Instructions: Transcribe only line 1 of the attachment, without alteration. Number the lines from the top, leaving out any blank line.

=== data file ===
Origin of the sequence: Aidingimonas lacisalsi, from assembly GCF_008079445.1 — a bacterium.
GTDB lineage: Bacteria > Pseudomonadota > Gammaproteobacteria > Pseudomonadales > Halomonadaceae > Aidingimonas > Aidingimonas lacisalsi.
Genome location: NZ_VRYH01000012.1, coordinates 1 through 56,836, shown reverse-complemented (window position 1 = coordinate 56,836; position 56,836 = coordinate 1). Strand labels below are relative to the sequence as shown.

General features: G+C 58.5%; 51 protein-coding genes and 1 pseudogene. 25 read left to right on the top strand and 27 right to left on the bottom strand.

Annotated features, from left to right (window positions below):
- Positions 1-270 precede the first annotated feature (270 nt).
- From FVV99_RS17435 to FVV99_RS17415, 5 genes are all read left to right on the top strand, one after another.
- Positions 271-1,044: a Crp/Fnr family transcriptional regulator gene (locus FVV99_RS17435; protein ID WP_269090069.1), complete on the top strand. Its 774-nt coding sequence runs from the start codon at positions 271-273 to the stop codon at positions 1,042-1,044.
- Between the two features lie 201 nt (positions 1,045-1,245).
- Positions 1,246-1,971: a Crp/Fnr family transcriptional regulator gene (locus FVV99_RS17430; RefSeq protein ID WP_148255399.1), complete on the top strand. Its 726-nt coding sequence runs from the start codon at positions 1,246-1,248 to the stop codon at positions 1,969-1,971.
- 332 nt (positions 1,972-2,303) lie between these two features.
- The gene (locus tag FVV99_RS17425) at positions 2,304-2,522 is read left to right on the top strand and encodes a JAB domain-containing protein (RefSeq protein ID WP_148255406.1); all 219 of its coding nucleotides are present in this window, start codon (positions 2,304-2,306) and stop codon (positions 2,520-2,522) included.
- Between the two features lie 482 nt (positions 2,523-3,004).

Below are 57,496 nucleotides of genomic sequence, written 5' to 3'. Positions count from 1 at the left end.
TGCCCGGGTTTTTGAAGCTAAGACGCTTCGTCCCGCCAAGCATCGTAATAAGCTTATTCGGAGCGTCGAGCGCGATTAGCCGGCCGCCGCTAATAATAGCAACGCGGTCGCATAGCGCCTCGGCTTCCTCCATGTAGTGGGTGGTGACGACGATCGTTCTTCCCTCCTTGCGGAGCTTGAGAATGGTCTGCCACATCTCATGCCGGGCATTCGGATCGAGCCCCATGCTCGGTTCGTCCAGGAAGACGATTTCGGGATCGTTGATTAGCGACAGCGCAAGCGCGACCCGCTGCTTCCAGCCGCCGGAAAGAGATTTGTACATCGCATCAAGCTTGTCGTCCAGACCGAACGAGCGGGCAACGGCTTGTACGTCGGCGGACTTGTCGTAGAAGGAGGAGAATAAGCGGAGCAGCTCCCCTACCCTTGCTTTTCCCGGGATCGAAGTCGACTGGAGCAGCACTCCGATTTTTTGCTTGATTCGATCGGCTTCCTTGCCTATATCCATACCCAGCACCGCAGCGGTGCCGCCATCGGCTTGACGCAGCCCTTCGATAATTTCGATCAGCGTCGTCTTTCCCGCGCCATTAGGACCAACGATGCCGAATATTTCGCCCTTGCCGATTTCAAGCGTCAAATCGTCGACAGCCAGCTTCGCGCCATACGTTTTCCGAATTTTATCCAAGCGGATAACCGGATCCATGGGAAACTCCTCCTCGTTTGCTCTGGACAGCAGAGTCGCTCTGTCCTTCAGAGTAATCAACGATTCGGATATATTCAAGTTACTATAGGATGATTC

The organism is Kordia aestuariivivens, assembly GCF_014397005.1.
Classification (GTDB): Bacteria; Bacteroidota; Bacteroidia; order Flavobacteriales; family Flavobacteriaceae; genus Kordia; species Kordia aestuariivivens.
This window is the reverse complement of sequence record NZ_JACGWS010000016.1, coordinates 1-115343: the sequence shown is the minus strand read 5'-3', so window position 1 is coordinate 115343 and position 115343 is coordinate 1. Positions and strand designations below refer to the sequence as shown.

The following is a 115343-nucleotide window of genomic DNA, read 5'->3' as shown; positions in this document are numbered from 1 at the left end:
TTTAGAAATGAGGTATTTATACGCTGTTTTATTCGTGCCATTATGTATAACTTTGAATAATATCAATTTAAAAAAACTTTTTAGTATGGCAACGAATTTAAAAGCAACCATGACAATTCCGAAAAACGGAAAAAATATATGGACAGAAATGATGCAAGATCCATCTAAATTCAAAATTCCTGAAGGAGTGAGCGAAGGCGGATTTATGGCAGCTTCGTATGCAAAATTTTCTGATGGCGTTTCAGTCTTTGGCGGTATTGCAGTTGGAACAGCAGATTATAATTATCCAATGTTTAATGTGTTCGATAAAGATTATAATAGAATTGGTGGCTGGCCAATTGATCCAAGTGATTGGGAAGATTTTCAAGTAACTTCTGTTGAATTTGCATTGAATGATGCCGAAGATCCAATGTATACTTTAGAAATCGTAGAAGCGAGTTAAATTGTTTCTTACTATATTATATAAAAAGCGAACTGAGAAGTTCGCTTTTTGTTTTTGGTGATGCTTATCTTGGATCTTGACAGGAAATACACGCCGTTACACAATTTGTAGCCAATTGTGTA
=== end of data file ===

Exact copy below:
Origin of the sequence: Aidingimonas lacisalsi, from assembly GCF_008079445.1 — a bacterium.